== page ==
Tension builds over abortion proposal
Gov. Andrew Cuomo hasn’t released his proposed abortion bill, but rhetoric over what it would or wouldn’t do has already reached a boiling point.
In his State of the State address, Cuomo called for passage of a Women’s Equality Act, including enactment of a Reproductive Health Act. It’s unclear whether Cuomo wants the state Legislature to pass the Senate’s Reproductive Health Act, which has been in existence since 2008, or if he will put forth his own bill. The Enterprise has called the governor’s press office repeatedly over the last two week to seek clarification, but so far all calls have gone unreturned.
A statement issued last week by Cuomo’s legal counsel, Mylan Denerstein, does provide explanation, but there’s room for debate on whether it provides clarity. Denerstein refuted claims by abortion opponents that Cuomo’s is “attempting an ‘expansion’ or ‘radical extension’ of a woman’s right to choose.
“The statements made by the opposition are outrageous and disingenuous,” Denerstein said. “The Governor’s position is to purely codify existing federal law. To be clear, there would be no change whatsoever in law and practice now existing in the state of New York.”
In a statement of her own, Kathleen Gallagher, director of Pro-Life Activities for the New York State Catholic Conference, said the Catholic bishops and other opponents of the proposed bill have been “very clear and honest.
“And, yet again, (Denerstein) makes statements defending the substance of a bill that they have declined to make public,” Gallagher said.
State Sen. Betty Little and Assemblyman Dan Stec, both Republicans from Queensbury, are pro-life and say they would vote against Cuomo’s bill.
Assemblywoman Janet Duprey, R-Peru, is pro-choice. She told the Enterprise she believes Cuomo won’t release details of his abortion bill until after the state’s 2013-14 budget is adopted.
Duprey said she met with Cuomo representatives last week and asked for more specifics about his abortion proposal. She said her understanding of the bill is that it would match state abortion law with federal law. If that’s the case, Duprey said she would support the bill.
Denerstein called a women’s right to choose a “binary issue,” noting that people are either “pro-choice or anti-choice.” She noted that under Roe v. Wade, abortion is the “law of the land,” and Cuomo supports that.
“Let me set the record straight,” Denerstein said. “The Governor’s position is clear: he would simply realign state law to existing federal law and state practice because current state law is outdated. There is no editorial comment, no expansion, no radicalization and no interpretation.”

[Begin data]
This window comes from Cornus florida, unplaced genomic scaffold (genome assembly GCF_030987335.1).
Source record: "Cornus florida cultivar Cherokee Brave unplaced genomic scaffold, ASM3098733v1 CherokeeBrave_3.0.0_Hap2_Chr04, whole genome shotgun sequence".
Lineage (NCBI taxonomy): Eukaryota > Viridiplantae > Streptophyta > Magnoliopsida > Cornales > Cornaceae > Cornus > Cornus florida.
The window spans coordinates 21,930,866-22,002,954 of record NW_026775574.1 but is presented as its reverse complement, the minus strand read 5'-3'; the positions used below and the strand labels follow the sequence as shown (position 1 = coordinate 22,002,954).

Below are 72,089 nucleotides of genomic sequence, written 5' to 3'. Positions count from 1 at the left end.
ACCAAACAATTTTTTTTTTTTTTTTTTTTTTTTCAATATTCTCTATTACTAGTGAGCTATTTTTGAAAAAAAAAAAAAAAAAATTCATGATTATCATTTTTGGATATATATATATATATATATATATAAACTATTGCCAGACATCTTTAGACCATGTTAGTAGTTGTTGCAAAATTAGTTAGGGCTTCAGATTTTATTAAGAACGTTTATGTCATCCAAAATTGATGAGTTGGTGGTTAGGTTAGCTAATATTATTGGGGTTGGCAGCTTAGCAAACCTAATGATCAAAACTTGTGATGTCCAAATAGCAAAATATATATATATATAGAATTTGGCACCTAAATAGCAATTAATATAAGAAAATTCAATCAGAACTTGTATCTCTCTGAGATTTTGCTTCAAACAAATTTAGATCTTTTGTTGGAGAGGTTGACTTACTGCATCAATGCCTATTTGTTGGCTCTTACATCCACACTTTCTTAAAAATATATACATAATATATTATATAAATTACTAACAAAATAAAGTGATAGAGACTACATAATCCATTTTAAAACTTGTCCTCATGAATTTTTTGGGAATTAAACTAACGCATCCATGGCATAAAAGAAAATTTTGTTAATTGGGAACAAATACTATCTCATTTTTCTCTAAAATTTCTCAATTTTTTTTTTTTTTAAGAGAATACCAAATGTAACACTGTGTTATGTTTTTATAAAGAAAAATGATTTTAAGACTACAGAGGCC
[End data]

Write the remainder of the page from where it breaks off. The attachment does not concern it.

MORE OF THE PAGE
Some opponents of the Senate’s bill, and Cuomo’s proposal, have said the measures would allow for late-term “partial birth” abortions. Federal law bans such abortions except when a woman’s life is at risk, and Denerstein said Cuomo is not looking to change that in New York state.
“There is and can be no change to that whatsoever,” Denerstein said.
Nevertheless, Denerstein said another aspect of Cuomo’s proposal, creating an exemption for late-term abortions when the mother’s health – not just her life – is at risk, isn’t new, either. Federal law already provides such an exemption, she noted.
Another controversial proposal in the Senate bill would allow “qualified medical providers” to perform early stage abortions. Critics, like Colleen Miner of the Ogdensburg Diocese’s Respect Life Office, have expressed concern that someone other than a doctor could perform abortions. Supporters of the bill, like Planned Parenthood of the North Country New York Vice President of External Affairs Martha Stahl, say the state would have strict oversight of who can provide abortions.
Denerstein said state law already lets “certain non-physician medical professionals,” like physician assistants, perform abortions in “certain circumstances.”
Gallagher challenged that claim.
“New York state law specifically says that only a ‘duly licensed physician’ may perform an abortion,” she said. “The bill known as the Reproductive Health Act (S.438) specifically repeals that language and replaces it with ‘licensed health care practitioner,’ a category much broader than physician.”
Denerstein also said Cuomo will not try to undermine religious freedom in his legislation.
“The Governor would simply realign our outdated state laws to federal law and existing state practice,” she said. “No matter how hard opponents try to skew and mischaracterize that position, it’s really that simple.”
One of the main elements of the Senate bill that Cuomo seems determined to preserve is to make it so, if the U.S. Supreme Court ever overturns the 1973 Roe v. Wade decision legalizing abortion, the practice will still be legal in New York.
“The Supreme Court could always change and we want to protect a woman’s current right to choose,” Denerstein said.
Gallagher said it’s becoming “increasingly clear” that Cuomo’s bill will differ from the Senate version. She said opponents are concerned the bill will be misleading.
“We will not be caught off guard and we do not believe the members of the Legislature, which has not accepted the previous versions of this bill, will be either,” Gallagher said.
But some supporters say it’s opponents of Cuomo’s proposal that are spreading misleading information.
“It’s unfortunate that those opposed to a woman making her own personal, private health care decisions, including abortion, have presented misleading information about this proposal,” Stahl wrote in an email to the Enterprise. “This proposal makes New York’s abortion law consistent with federal protections because currently New York only has a life exception.”
Contact Chris Morris at 891-2600 ext. 25 or email@example.com.